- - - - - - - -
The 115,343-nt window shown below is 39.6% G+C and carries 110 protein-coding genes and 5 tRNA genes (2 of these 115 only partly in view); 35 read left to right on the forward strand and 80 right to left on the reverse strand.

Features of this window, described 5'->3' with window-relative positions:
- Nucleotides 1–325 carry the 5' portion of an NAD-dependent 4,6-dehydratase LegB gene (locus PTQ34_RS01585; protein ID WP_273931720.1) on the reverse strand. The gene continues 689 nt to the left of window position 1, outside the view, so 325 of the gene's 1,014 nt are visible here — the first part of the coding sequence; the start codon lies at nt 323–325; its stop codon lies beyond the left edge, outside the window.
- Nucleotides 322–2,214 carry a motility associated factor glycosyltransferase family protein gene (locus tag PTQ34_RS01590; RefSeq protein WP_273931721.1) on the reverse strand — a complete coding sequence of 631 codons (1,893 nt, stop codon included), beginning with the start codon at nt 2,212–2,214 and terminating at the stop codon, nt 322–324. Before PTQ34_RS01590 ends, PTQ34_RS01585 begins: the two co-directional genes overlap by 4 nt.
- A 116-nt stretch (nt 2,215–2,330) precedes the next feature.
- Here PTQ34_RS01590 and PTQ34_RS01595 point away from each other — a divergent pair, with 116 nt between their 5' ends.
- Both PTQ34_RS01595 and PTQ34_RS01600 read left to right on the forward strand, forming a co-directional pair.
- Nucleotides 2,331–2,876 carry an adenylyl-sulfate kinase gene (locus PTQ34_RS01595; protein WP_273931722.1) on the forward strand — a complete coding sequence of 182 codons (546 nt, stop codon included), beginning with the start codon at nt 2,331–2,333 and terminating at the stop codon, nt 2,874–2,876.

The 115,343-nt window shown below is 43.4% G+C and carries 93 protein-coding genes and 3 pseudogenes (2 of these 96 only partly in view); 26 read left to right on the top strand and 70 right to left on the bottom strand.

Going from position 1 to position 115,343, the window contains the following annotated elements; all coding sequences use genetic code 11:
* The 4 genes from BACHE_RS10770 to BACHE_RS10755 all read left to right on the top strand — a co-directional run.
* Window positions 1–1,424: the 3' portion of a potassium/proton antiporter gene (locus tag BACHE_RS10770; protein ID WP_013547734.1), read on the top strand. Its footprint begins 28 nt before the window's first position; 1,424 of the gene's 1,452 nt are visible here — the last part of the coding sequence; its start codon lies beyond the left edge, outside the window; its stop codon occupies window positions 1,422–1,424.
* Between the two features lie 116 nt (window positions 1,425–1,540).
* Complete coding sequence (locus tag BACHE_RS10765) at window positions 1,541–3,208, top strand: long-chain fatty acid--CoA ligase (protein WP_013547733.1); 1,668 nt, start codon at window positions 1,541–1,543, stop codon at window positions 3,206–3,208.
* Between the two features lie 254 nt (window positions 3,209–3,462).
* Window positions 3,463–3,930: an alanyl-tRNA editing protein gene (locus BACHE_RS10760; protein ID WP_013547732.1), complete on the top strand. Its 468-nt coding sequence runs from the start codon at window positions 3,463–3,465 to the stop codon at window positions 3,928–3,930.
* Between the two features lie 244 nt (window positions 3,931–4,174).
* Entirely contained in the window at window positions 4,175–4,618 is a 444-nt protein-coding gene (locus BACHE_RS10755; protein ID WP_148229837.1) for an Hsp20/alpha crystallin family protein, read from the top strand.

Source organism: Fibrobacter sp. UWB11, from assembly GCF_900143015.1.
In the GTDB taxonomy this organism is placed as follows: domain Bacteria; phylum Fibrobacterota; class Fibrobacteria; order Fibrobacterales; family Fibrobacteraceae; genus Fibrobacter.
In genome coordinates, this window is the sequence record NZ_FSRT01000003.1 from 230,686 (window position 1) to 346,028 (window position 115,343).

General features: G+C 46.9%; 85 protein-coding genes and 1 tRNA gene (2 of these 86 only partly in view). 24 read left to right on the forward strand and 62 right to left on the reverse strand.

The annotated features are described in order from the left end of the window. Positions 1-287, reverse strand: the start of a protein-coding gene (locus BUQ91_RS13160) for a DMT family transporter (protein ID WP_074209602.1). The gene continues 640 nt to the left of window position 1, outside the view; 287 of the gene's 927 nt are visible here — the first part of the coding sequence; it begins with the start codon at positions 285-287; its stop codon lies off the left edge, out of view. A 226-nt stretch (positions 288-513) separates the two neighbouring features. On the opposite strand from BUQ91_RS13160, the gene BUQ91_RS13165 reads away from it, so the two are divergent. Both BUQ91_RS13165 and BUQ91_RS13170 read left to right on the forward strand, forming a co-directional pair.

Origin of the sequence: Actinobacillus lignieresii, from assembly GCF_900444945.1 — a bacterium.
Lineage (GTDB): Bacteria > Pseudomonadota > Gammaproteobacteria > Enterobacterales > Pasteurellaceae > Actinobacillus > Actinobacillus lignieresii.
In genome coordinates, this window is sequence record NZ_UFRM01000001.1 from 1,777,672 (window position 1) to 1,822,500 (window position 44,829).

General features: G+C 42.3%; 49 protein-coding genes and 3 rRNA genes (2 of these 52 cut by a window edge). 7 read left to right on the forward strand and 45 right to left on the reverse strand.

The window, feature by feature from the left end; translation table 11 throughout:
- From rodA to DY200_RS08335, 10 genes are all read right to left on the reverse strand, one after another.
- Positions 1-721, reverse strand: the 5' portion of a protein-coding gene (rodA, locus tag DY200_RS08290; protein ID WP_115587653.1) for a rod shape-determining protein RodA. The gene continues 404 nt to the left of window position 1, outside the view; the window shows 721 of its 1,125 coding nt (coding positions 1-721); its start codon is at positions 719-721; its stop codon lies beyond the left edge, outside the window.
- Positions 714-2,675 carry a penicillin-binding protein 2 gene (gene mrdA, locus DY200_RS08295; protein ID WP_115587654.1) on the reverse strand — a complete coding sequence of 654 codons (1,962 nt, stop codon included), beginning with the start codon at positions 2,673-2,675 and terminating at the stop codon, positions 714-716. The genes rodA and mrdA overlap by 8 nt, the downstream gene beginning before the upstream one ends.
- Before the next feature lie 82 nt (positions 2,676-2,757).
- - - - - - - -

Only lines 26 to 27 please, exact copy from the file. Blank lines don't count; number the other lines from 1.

In genome coordinates, this window is sequence record NZ_UFRM01000001.1 from 1,777,672 (window position 1) to 1,822,500 (window position 44,829).

General features: G+C 42.3%; 49 protein-coding genes and 3 rRNA genes (2 of these 52 cut by a window edge). 7 read left to right on the forward strand and 45 right to left on the reverse strand.